#cscx = 1/sinx#

so

#-csc^2x = -1/sin^2x#

Using the quotient rule, we know that

#d/dx f(x)/g(x) = (f'(x)g(x)-g'(x)f(x))/g^2(x)#

If we say that #f(x)=-1# and #g(x)=sin^2(x)#, then

#f'(x)=0#

#g'(x)=2sin(x)cos(x)#

and, putting these into the quotient rule formula,

#d/dx f(x)/g(x) = (--1*2sin(x)cos(x))/sin^4(x)#

#=(2cos(x))/sin^3(x)#

This gives the first derivative.

The second derivative is the derivative of the first derivative, so do the whole process again.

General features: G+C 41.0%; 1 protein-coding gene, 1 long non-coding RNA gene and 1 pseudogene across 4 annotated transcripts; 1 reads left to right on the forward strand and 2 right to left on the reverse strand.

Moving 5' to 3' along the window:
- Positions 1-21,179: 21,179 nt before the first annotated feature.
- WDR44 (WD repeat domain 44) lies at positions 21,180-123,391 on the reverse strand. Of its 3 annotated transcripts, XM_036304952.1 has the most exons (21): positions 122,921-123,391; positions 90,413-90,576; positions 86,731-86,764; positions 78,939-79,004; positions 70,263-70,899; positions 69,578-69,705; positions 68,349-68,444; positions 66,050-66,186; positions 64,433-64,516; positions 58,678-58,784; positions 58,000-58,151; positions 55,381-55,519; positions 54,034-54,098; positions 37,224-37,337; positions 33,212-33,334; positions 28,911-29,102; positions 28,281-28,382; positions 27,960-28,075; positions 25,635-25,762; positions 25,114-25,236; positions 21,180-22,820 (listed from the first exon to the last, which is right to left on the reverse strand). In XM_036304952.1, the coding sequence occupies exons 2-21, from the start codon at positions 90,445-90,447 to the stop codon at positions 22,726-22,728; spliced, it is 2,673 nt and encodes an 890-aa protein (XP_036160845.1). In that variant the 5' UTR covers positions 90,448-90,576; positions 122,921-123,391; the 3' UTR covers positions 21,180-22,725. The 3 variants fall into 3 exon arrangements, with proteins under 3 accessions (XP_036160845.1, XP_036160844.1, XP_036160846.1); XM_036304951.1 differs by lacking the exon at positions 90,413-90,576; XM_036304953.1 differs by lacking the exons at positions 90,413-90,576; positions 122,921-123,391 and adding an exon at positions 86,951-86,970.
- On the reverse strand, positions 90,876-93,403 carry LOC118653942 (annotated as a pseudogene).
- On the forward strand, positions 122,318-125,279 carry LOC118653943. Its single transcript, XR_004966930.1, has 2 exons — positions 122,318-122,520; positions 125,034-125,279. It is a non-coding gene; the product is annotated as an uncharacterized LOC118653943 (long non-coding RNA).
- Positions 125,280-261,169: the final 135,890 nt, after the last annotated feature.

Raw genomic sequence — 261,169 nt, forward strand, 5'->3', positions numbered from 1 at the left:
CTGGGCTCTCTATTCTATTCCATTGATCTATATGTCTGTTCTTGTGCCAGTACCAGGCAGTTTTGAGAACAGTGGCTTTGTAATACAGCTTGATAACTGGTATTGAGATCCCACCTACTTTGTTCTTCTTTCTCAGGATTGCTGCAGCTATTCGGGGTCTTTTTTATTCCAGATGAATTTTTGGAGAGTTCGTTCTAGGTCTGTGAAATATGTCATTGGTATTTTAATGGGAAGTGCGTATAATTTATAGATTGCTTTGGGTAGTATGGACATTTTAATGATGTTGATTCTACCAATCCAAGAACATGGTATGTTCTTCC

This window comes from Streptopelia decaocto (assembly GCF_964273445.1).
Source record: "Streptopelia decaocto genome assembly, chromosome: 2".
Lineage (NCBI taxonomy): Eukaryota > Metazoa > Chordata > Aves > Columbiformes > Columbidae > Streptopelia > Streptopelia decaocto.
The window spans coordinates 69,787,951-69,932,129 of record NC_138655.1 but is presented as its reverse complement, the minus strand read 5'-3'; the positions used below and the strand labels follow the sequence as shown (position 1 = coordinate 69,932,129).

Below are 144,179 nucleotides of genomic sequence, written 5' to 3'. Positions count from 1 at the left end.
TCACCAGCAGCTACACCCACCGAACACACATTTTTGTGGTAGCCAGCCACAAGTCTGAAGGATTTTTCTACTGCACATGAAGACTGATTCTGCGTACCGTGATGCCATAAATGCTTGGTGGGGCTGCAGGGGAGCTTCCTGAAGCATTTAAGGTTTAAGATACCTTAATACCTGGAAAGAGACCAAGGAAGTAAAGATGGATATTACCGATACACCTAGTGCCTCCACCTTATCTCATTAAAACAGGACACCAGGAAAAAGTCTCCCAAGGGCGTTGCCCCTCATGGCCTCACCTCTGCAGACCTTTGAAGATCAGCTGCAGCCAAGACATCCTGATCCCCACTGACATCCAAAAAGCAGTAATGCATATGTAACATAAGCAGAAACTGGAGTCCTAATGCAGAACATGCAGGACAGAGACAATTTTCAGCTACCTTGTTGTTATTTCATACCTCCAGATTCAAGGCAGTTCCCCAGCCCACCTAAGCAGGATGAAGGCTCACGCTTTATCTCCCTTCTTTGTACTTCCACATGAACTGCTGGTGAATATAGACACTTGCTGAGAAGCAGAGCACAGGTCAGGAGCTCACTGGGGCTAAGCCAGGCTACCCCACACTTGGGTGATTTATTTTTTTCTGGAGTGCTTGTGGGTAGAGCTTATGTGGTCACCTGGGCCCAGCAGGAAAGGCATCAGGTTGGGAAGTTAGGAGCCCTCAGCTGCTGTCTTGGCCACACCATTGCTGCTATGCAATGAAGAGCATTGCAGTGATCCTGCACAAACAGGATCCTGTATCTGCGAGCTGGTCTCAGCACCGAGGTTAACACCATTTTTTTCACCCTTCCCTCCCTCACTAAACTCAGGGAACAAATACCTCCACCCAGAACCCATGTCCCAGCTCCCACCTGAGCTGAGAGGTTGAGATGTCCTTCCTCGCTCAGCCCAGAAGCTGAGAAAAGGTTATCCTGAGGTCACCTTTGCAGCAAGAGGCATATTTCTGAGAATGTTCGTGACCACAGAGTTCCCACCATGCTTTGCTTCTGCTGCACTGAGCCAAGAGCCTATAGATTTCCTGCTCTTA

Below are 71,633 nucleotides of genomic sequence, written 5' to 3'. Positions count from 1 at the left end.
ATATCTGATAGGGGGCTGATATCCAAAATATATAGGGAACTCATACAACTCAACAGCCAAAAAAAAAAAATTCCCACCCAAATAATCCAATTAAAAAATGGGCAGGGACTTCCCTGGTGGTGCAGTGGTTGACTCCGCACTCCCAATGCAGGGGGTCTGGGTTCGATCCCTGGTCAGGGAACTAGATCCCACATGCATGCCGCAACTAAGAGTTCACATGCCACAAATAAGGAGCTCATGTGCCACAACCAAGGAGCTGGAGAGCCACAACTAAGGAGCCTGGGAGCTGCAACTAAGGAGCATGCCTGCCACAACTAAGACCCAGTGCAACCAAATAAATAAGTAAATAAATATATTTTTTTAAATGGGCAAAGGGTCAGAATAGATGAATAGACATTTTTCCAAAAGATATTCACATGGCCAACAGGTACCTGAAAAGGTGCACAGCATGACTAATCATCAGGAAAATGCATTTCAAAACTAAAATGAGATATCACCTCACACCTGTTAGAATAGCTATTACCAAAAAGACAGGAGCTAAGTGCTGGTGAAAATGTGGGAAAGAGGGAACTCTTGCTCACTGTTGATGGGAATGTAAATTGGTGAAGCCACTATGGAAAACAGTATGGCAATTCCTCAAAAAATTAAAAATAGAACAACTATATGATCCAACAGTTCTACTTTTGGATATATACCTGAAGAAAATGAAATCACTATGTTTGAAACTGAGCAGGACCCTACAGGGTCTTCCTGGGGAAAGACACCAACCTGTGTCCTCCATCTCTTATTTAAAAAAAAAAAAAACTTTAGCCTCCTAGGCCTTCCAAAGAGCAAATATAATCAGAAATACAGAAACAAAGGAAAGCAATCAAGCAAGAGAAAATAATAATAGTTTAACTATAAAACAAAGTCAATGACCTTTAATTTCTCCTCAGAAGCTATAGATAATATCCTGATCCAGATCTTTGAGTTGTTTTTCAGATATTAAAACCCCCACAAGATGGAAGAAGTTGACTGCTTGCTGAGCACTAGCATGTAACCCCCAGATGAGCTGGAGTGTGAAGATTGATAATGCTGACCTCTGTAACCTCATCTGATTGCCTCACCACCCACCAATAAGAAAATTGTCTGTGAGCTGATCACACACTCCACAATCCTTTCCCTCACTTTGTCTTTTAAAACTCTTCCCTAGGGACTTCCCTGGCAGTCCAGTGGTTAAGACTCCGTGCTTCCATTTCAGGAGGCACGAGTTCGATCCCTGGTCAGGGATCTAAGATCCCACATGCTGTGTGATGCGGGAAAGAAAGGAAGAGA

Use new #f(x) = 2cos(x)# and #g(x)=sin^3(x)#.

#f'(x)=-2sin(x)#

#g'(x)=d/dx(sin^2(x)*sin(x)) =#

#d/dxsin^2(x)*sin(x)+sin^2(x)*d/dxsin(x)=#

#2sin(x)cos(x)*sin(x)+sin^2(x)*cos(x)=3sin^2(x)cos(x)#

so

#g'(x)=3sin^2(x)cos(x)#

Now, using the formula for the quotient rule,

#d/dx f(x)/g(x) = (f'(x)g(x)-g'(x)f(x))/g^2(x)#

#=(-2sin^4(x)-6sin^2(x)cos^2(x))/sin^6(x)#

#=-2/sin^2(x)-(6cos^2(x))/sin^4(x)#

#=-2csc^2(x)-6cot^2(x)csc^2(x)#